75. Memorandum of Conversation1



Canberra, June 27–29, 1966


Canberra, June 30–July 1, 1966


  • United States
    • The Secretary
    • Mr. Bundy
    • Ambassador Martin
  • Thailand
    • Thanat Khoman, Foreign Minister
    • Dr. Sompong Sucharitkul, Private Secretary to Foregin Minister


  • Asian Regional Arrangements

The Secretary said he would like to hear the Foreign Ministerʼs thoughts on how the inter-relationships of the various Asian regional institutions, both old and new, might evolve. Thanat said we have of course the security arrangements, including SEATO, ANZUS, and the bilateral defense arrangements between the United States and Korea, Japan, the GRC, and the Philippines. In all of these for the immediate future the power of the United States would remain the shield behind which the free nations of Asia could develop. However, he thought that within the next decade it was possible that these free nations might develop a military capacity which, if properly concerted, could relieve the United States of some of the burden it was carrying at the present.

Outside the security field Thanat thought it would be helpful to guide the groupings into three basic patterns. The creation at Seoul of the Asian and Pacific Council was, in a way, primarily a psychological accomplishment. It proved that, despite the diversity of cultures and previous patterns of alignment, there was now an increasing awareness of the mutuality of their common interest. Some could argue, Thanat, said, that India and Ceylon should be invited. However, inclusion of divided states (SVN and ROK) would not permit this now. Thanat hoped that ASPAC could be maintained as a loosely organized grouping with the primary design of providing an increasingly intimate forum for the candid exchange of views. This would permit, taking into account the [Page 191] absence of Western Powers, the easier concerting of the views of the Asian nations concerned. This process would perhaps in the future give a greater weight to the expression of Asian opinion. Additionally, as it evolved, these exchanges would act also as a moderating influence that might lessen the possibilities for such aberrant conduct as we now see ending in Indonesia. Thanat said Adam Malik debated about either personally attending Seoul or sending an Indonesian observer. He finally decided that either would be premature but definitely planned to attend the next ASPAC session in Bangkok. Thanat said he also thought that by that time Burma and Cambodia might be in a position to attend.

At the other end of the spectrum Thanat said he hoped for the time being to keep ASA confined to Thailand, Malaysia, and the Philippines. He said working parties were now heavily engaged in preparing for the forthcoming Ministerial Meeting and he hoped that a start could be made in removing as many obstacles as possible to the fullest economic, social, and cultural cooperation between the three countries. Here again, Thanat said, Adam Malik had expressed a desire for Indonesian participation but Thanat thought this could more usefully come a little later after the Indonesians had gone a bit farther in their “tidying up” process.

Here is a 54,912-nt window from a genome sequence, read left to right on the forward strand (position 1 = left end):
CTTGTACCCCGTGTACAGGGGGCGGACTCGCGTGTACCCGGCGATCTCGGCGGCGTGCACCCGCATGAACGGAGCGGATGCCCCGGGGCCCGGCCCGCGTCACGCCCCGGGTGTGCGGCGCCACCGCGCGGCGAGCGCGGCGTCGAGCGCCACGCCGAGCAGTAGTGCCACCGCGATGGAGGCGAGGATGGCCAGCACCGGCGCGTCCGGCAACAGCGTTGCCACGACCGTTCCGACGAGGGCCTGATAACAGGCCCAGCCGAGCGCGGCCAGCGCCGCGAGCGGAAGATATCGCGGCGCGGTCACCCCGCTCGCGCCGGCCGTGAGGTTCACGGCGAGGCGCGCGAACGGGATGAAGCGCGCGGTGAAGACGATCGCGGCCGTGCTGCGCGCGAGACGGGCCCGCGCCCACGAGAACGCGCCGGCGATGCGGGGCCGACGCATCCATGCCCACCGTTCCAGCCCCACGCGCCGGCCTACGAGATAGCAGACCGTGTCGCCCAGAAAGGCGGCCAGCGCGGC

Mr. Bundy asked about Singapore. Thanat said that during his stopover there last week Lee had indicated interest in having Sabah and Sarawak join with Singapore. He reminded the Secretary of Leeʼs allegorical reference to big fishes who eat little fishes and little fishes who eat shrimp.

The Secretary said that Lee was apparently toying with the idea of consuming a couple of shrimp. Thanat expressed the thought that Lee was still too ambitious. He recalled the incredibly bad judgment of Leeʼs extension of his Party activities out of Singapore into the rest of Malaysia. Leeʼs appetites apparently demanded a bit of “lebensraum”. Thanat thought Leeʼs primary task was to straighten out his relations with Malaysia. Summing up on ASA, Thanat thought that in time Cambodia and Burma would find it attractive as would also South Vietnam.

In between these groupings—through ADB, ECAFE, etc.—the broader groupings should carry on and expand on-going programs. Some nations—Japan, Philippines, Malaysia, Australia, New Zealand, as well as Thailand—would participate in all groupings in one way or another. The primary emphasis, Thanat concluded, should be on patience, letting successes of modest programs provide their own attraction so that expansion either in size or in functions would come spontaneously. In all of these activities Thanat said that he hoped they could have the discreet blessing of the United States.

The Secretary said that the Foreign Minister was apparently suggesting that the United States not bestow the kiss of death by too close an embrace. Thanat smilingly assented, saying the United States would be [Page 192] kept fully informed. He was certain that our own good judgment would indicate where and when we might usefully provide assistance.

  1. Source: Department of State, S/S-Conference Files: Lot 66 D 305, CF 49. Secret. No drafting information appears on the source text. Approved in S on July 19. The memorandum is part I of VII. The meeting was held at the Ambassadorʼs residence.